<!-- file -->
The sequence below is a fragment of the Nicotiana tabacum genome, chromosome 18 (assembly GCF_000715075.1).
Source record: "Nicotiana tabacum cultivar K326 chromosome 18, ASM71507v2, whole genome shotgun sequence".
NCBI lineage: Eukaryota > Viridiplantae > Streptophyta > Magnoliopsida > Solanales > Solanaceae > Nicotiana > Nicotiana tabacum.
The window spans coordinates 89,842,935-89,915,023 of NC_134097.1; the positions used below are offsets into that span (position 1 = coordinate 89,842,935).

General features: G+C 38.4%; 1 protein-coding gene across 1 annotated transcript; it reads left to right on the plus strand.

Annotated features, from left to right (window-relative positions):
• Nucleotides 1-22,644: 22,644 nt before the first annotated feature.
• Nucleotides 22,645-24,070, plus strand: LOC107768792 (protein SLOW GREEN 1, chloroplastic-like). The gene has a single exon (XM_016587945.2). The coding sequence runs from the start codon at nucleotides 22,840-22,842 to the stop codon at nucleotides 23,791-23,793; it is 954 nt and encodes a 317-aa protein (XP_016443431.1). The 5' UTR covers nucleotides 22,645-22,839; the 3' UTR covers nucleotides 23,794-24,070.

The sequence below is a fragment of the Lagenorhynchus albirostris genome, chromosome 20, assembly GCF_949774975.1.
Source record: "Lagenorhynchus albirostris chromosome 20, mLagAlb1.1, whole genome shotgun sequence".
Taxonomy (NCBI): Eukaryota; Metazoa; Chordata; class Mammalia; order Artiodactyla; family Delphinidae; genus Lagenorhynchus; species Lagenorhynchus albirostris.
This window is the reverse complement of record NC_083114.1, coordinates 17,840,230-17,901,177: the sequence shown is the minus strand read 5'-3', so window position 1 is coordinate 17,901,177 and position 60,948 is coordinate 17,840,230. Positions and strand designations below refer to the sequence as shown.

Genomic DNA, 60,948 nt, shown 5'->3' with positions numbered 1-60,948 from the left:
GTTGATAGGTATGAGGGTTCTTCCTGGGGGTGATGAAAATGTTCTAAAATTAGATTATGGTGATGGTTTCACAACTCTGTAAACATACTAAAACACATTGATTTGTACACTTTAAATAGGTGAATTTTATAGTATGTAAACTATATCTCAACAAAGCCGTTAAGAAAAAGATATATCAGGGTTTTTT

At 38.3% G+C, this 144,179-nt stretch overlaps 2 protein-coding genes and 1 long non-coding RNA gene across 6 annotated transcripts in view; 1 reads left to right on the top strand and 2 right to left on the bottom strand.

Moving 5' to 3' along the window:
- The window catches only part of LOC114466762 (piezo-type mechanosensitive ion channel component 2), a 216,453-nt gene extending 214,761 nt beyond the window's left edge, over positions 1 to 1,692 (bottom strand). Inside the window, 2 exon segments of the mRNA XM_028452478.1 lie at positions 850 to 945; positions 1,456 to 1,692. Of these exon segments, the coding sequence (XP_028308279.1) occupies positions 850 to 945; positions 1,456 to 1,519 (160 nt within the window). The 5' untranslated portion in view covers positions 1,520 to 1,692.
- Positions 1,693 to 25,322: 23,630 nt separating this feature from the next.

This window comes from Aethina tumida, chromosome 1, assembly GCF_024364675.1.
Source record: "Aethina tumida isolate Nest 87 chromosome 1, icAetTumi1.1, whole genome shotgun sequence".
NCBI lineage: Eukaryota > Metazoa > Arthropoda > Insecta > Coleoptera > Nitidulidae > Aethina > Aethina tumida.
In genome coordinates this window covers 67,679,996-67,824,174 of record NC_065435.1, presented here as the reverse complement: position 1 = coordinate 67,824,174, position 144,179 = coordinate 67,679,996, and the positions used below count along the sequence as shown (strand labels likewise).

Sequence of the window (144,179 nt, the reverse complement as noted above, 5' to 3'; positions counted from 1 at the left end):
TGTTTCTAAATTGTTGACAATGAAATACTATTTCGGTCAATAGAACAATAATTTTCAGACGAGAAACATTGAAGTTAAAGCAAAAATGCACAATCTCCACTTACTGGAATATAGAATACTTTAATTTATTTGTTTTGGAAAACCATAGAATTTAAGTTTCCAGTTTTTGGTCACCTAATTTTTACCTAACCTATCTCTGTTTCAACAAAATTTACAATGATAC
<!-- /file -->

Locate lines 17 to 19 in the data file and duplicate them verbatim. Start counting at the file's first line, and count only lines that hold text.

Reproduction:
- The window catches only part of LOC114466762 (piezo-type mechanosensitive ion channel component 2), a 216,453-nt gene extending 214,761 nt beyond the window's left edge, over positions 1 to 1,692 (bottom strand). Inside the window, 2 exon segments of the mRNA XM_028452478.1 lie at positions 850 to 945; positions 1,456 to 1,692. Of these exon segments, the coding sequence (XP_028308279.1) occupies positions 850 to 945; positions 1,456 to 1,519 (160 nt within the window). The 5' untranslated portion in view covers positions 1,520 to 1,692.
- Positions 1,693 to 25,322: 23,630 nt separating this feature from the next.

This window comes from Aethina tumida, chromosome 1, assembly GCF_024364675.1.